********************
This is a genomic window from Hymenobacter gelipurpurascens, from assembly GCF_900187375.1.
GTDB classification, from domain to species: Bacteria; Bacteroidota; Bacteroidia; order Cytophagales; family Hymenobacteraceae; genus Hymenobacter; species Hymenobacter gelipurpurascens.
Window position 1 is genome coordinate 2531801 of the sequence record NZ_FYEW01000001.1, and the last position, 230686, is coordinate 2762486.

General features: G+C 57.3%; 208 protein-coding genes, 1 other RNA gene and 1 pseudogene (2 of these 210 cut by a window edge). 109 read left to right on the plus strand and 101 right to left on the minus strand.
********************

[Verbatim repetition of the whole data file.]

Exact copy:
This is a genomic window from Hymenobacter gelipurpurascens, from assembly GCF_900187375.1.
GTDB classification, from domain to species: Bacteria; Bacteroidota; Bacteroidia; order Cytophagales; family Hymenobacteraceae; genus Hymenobacter; species Hymenobacter gelipurpurascens.
Window position 1 is genome coordinate 2531801 of the sequence record NZ_FYEW01000001.1, and the last position, 230686, is coordinate 2762486.

General features: G+C 57.3%; 208 protein-coding genes, 1 other RNA gene and 1 pseudogene (2 of these 210 cut by a window edge). 109 read left to right on the plus strand and 101 right to left on the minus strand.